Concerns over increasing caffeine consumption
Caffeine is being added to everything from chips to energy drinks which is raising concerns according to dietitian Melanie McGrice.PT1M41S http://www.canberratimes.com.au/action/externalEmbeddedPlayer?id=d-2t22x 620 349 September 3, 2013
Caffeine is creeping into our diets at an alarming rate, as the number of cafes and the sale of energy drinks has ballooned in a decade, a consultation paper prepared for the Australian and New Zealand governments shows.
Australians now drink 1 billion coffees a year at cafes and another 4 billion at home, according to the Australian Beverages Council - while the consumption of energy drinks grew from 34.5 million litres in 2001 to 155.6 million litres in 2010, making it the fastest growing beverage in the market.
But foods that contain a surprisingly high level of caffeine including chocolate, muffins and breakfast cereals are also on the rise, the paper said.
The big caffeine fix.
The burgeoning presence of caffeine in our diets, particularly those of children, has led to a joint Australian and New Zealand health working group to review policy guidelines on the addition of caffeine in foods and drinks, to be released on Tuesday.
''Public health concerns continue to grow over caffeinated energy drinks,'' spokeswoman Kay McNiece from the Department of Health and Ageing said.
There are more than 40 food products that can contain caffeine, yet don't necessarily have caffeine labelled in their ingredients list. When caffeine is ''naturally present'' in food such as cocoa, the amount of caffeine is not listed, the report said.
Doctors are warning against excessive consumption of caffeine, which can lead to problems including insomnia, nervousness, headache, tachycardia, arrhythmia and nausea. ''Energy drinks have the potential to increase your heart rate and therefore blood pressure,'' said Dr Rob Grenfell, national cardiovascular health director at the Heart Foundation.
''It is unknown what the long-term effects of high dosages of caffeine are, however, increased blood pressure is a major risk factor for future coronary heart disease.''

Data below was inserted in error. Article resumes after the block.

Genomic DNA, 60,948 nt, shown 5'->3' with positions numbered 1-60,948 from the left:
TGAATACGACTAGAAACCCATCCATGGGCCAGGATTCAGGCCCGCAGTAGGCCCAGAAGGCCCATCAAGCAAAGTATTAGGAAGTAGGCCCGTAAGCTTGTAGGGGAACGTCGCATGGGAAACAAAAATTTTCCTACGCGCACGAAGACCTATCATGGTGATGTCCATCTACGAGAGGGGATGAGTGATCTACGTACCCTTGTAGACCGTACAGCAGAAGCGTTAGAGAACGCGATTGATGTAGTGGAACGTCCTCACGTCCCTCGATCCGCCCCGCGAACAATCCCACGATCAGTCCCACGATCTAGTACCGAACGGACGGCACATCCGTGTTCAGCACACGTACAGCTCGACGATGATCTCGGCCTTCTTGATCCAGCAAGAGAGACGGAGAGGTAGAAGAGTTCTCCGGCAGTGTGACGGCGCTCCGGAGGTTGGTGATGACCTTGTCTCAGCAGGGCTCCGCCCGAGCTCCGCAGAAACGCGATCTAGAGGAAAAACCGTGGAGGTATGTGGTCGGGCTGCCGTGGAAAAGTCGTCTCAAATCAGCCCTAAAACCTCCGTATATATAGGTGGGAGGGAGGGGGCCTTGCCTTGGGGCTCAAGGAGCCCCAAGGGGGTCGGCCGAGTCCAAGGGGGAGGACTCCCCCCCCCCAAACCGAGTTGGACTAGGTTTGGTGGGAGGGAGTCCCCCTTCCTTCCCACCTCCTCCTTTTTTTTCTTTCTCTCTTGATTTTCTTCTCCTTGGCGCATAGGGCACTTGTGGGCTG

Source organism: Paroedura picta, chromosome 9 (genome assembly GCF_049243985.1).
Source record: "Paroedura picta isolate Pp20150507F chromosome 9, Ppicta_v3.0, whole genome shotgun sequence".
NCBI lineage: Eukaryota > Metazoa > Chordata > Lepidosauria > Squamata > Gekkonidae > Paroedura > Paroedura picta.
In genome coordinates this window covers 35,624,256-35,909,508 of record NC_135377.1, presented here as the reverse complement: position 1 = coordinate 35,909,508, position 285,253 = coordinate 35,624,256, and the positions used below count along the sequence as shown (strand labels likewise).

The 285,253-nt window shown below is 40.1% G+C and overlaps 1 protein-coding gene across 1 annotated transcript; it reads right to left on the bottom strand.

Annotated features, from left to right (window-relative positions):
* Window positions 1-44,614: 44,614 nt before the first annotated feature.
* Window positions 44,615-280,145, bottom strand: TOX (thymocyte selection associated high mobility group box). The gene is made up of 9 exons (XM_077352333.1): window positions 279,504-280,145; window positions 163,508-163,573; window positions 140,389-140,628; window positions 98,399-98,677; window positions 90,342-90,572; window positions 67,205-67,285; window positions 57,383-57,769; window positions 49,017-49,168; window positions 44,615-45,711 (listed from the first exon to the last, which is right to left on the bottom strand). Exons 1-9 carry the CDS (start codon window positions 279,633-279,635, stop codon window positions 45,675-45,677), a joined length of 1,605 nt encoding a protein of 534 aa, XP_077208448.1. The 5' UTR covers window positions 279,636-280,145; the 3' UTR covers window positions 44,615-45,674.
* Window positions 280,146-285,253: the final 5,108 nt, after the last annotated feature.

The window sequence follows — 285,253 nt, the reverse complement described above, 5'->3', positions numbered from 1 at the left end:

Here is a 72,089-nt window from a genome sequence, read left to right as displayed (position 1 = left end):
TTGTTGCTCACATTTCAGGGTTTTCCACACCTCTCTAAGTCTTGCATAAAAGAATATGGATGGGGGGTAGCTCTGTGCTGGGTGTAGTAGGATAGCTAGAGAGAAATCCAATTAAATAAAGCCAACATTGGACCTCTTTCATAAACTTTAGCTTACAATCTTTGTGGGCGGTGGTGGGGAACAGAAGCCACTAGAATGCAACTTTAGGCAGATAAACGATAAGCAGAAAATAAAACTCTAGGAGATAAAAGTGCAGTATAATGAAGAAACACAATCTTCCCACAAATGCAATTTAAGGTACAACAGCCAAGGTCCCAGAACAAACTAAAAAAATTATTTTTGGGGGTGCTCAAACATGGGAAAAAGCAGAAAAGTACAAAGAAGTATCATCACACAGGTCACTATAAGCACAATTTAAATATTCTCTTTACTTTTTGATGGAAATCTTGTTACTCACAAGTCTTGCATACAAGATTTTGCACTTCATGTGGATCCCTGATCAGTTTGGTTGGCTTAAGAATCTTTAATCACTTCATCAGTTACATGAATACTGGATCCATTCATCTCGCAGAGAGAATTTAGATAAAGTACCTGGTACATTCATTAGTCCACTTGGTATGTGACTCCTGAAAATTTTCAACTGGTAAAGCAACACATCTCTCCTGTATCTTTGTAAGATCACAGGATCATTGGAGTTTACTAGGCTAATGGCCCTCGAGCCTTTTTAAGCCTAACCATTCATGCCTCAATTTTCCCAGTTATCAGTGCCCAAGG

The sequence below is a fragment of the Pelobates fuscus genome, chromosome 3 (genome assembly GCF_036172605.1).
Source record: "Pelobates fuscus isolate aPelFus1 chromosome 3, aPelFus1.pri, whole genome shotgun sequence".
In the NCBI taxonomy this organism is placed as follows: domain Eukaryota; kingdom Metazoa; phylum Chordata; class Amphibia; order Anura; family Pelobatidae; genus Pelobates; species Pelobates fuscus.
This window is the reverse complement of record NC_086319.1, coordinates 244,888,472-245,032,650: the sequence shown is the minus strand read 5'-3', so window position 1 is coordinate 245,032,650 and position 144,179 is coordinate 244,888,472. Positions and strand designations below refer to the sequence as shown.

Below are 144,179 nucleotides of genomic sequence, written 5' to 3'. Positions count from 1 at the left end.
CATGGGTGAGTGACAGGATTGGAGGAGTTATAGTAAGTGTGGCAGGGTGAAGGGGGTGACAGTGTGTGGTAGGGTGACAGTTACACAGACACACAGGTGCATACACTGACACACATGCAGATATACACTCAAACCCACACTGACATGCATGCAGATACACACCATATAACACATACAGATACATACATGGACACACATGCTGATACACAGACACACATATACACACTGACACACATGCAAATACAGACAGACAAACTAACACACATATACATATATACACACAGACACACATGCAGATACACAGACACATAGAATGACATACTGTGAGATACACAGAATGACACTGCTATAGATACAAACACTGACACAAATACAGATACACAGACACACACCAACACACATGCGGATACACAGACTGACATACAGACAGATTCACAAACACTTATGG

But despite health warnings, there are no dietary guidelines on caffeine consumption. The Dietitians Association of Australia recommends you shouldn't drink more than four to five cups of instant coffee a day, or 300 to 400 milligrams per day.
One energy shot of the V Pocket Rocket has 200 milligrams alone in just 100ml.
Beyond coffees and energy drinks, there has been a growth of ''novelty'' products containing caffeine, such as chewing gum and corn chips, the report said.
Children are at risk from becoming stressed from food they eat that contains caffeine, including chocolate milk, says Irina Pollard from the biological sciences department at Macquarie University.
''It's not just caffeine it's the sugar boost,'' Ms Pollard said.
''It interferes with their rhythm and makes them nervous,'' she said. ''You are giving them milk with the caffeine drug that reduces the absorption of the milk, children are stimulated anyway.''
The Australian Beverages Council said it ''welcomed'' the review but argued energy drinks, now worth $593 million in Australia, were one of the ''most regulated'' in the world.
''The industry acknowledges energy drinks are a topical issue, but when viewed in the context of the total diet they represent a very small part, unlike other products like coffee,'' chief executive Geoff Parker said.